How does the B&B market change across the UK?
We asked three agents from leisure property specialists Fleurets to analyse the B&B market in their area.
Lesley Watmough (LW) – North West & North Wales
Nick Earee (NE) – South East
Andy Frisby (AF) – London
- Describe a typical B&B operation in your area.
LW: A typical B&B operation in my area (the North West and North Wales) is generally between 6 and 14 bedrooms, often run by a couple who are owner/occupiers.
NE: In a similar vein to the North West, a typical operation in the South East will also have between 6 and 12 rooms, however I would add that I tend to find that these business are also family homes.
AF: My focus is on Central London, with areas such as Paddington, Kings Cross and Earls Court traditionally being where the majority of B&Bs are operated. They are often converted mid terrace Victorian or Georgian townhouses with anywhere between 10 to 25 rooms.
- In your area, how has the market changed in the past 10 years?
LW: In the North West, I would say the market has only changed slightly, in that there is more demand as buyers have greater confidence in the B&B market, which is probably a result of more people treating themselves to extra short breaks in addition to their big annual holiday abroad.
NE: There is certainly much more demand for bed & breakfasts in the South East than there was 10 years ago. With the increasing pressures of work and commuting, we find that often the catalyst is a desire to escape the rat race and run a lifestyle business.
AF: The London market is quite segmented. There are the family owned independent B&Bs that have been around for a couple of generations and have not changed too much, other than re-decoration. However, in recent years there has been a migration of some operations to, what could be classed as, premium economy or boutique style B&Bs. These provide an alternative and more unique offer, but often charge higher room rates. Increased residential property values resulted in the loss of a number of B&Bs, however, this has dropped off slightly as the hotel market continues to grow in strength, whilst the residential sector weakens.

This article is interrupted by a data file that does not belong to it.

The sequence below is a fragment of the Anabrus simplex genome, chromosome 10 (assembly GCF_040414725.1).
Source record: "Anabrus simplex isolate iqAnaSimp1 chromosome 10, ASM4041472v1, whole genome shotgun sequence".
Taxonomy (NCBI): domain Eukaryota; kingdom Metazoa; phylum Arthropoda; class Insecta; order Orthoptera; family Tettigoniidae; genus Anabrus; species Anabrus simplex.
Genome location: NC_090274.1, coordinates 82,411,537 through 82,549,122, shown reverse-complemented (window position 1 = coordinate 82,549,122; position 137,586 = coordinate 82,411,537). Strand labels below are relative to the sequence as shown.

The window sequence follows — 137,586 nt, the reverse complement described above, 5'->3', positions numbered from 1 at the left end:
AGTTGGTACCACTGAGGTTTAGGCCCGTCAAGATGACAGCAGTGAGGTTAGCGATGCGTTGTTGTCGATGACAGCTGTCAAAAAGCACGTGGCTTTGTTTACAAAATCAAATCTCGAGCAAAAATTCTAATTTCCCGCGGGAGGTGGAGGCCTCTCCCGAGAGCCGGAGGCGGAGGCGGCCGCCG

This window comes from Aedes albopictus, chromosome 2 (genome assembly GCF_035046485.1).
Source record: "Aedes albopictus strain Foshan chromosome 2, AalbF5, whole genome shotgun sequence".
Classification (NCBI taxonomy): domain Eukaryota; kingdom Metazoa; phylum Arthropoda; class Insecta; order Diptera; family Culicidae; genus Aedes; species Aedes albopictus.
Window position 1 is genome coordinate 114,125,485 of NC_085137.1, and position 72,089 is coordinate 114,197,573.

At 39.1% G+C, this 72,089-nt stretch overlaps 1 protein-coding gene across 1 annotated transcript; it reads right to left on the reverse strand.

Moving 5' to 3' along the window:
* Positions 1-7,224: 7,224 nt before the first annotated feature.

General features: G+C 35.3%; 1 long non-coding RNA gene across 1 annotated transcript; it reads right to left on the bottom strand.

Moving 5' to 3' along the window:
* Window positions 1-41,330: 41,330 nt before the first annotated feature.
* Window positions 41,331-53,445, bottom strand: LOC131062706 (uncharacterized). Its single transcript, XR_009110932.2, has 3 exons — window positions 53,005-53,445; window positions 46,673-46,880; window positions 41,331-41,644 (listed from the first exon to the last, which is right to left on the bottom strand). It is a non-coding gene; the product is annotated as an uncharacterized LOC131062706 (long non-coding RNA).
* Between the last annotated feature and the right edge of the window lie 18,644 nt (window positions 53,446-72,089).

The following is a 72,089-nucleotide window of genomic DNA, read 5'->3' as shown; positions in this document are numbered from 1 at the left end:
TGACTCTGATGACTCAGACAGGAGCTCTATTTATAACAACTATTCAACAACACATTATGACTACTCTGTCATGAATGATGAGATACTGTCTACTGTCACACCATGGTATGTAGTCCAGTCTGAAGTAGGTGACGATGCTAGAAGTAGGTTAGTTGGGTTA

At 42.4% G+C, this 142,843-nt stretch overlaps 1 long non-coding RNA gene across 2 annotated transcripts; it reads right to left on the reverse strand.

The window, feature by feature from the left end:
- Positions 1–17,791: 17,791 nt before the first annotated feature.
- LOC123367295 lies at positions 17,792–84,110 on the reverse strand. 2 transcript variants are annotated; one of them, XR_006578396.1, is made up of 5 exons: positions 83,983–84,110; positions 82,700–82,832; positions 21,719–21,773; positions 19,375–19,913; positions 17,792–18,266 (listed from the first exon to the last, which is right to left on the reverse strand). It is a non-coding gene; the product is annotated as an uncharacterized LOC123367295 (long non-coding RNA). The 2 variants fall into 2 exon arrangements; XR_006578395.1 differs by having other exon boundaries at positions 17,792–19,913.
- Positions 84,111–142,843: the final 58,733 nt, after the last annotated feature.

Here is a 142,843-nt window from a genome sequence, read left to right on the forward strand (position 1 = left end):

- What background are your buyers from?
NE: A wide spectrum of people, for example, I remember selling a very smart B&B on the Isle of Wight to a lorry driver who worked for Tesco in Yorkshire.
LW: Similarly to Nick and the South East, recent buyers have come from various backgrounds including teaching, industry and existing operators.
AF: In London there is a strong demand from foreign investors as well as existing B&B operators seeking additional units. Weak Sterling combined with a relatively stable economy and transparent legal system offers a safe haven for foreign money by comparison to uncertainty abroad. The consensus is very much that, if the market goes wrong in London, it is very likely to have gone horribly wrong elsewhere.
- What ideas are you seeing to generate alternative income?
LW: Most of my clients who operate a B&B have chosen not to have an alcohol licence as well as not to offer evening meals. In this respect most of my clients and buyers are attracted by the freedom and lifestyle offered, and focus on pure B&B trade by increasing occupancy. A number of recent purchasers are also looking at upgrading properties to a more boutique style having fewer customers but charging a higher room rate, making the business more profitable.
AF: I agree with Lesley, in that few B&Bs have alcohol licences and we are seeing more breakfast rooms and similar spaces converted to bedrooms. Many guests are happy to explore local coffee shops and restaurants in the capital, and often opt out of breakfast at the point of booking. Although not a source of alternative incomes, B&B operators are keen to drive bookings through their own websites, thus saving paying costly fees to online travel agents.